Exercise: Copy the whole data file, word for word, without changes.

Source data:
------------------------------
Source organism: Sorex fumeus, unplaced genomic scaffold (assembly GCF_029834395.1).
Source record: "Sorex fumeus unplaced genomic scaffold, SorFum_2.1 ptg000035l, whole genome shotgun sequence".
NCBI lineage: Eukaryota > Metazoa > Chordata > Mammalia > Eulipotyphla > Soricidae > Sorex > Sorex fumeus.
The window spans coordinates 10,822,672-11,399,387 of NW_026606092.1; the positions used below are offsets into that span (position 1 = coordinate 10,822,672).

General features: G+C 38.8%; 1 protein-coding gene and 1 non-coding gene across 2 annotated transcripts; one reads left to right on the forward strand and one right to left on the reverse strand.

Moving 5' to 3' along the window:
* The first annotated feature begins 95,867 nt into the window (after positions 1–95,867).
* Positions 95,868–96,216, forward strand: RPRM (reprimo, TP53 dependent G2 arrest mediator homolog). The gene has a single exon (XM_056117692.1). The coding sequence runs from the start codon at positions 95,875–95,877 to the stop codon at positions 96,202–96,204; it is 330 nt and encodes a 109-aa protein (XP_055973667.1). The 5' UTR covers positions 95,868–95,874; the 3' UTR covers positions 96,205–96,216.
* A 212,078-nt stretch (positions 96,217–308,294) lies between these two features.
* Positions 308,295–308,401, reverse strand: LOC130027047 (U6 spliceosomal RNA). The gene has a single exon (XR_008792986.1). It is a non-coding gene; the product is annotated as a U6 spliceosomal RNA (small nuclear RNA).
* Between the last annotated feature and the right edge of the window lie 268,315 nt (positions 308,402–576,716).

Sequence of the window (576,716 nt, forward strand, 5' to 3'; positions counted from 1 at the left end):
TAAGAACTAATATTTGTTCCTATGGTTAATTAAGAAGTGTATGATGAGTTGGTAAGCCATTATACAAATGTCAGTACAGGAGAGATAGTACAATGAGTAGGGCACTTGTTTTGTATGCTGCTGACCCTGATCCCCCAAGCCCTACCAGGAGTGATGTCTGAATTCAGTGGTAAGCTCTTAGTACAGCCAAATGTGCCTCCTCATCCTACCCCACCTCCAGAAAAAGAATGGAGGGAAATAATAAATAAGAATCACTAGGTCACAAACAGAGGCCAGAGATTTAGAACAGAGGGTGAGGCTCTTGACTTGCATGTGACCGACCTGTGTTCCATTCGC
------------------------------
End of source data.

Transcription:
Source organism: Sorex fumeus, unplaced genomic scaffold (assembly GCF_029834395.1).
Source record: "Sorex fumeus unplaced genomic scaffold, SorFum_2.1 ptg000035l, whole genome shotgun sequence".
NCBI lineage: Eukaryota > Metazoa > Chordata > Mammalia > Eulipotyphla > Soricidae > Sorex > Sorex fumeus.
The window spans coordinates 10,822,672-11,399,387 of NW_026606092.1; the positions used below are offsets into that span (position 1 = coordinate 10,822,672).

General features: G+C 38.8%; 1 protein-coding gene and 1 non-coding gene across 2 annotated transcripts; one reads left to right on the forward strand and one right to left on the reverse strand.

Moving 5' to 3' along the window:
* The first annotated feature begins 95,867 nt into the window (after positions 1–95,867).
* Positions 95,868–96,216, forward strand: RPRM (reprimo, TP53 dependent G2 arrest mediator homolog). The gene has a single exon (XM_056117692.1). The coding sequence runs from the start codon at positions 95,875–95,877 to the stop codon at positions 96,202–96,204; it is 330 nt and encodes a 109-aa protein (XP_055973667.1). The 5' UTR covers positions 95,868–95,874; the 3' UTR covers positions 96,205–96,216.
* A 212,078-nt stretch (positions 96,217–308,294) lies between these two features.
* Positions 308,295–308,401, reverse strand: LOC130027047 (U6 spliceosomal RNA). The gene has a single exon (XR_008792986.1). It is a non-coding gene; the product is annotated as a U6 spliceosomal RNA (small nuclear RNA).
* Between the last annotated feature and the right edge of the window lie 268,315 nt (positions 308,402–576,716).

Sequence of the window (576,716 nt, forward strand, 5' to 3'; positions counted from 1 at the left end):
TAAGAACTAATATTTGTTCCTATGGTTAATTAAGAAGTGTATGATGAGTTGGTAAGCCATTATACAAATGTCAGTACAGGAGAGATAGTACAATGAGTAGGGCACTTGTTTTGTATGCTGCTGACCCTGATCCCCCAAGCCCTACCAGGAGTGATGTCTGAATTCAGTGGTAAGCTCTTAGTACAGCCAAATGTGCCTCCTCATCCTACCCCACCTCCAGAAAAAGAATGGAGGGAAATAATAAATAAGAATCACTAGGTCACAAACAGAGGCCAGAGATTTAGAACAGAGGGTGAGGCTCTTGACTTGCATGTGACCGACCTGTGTTCCATTCGC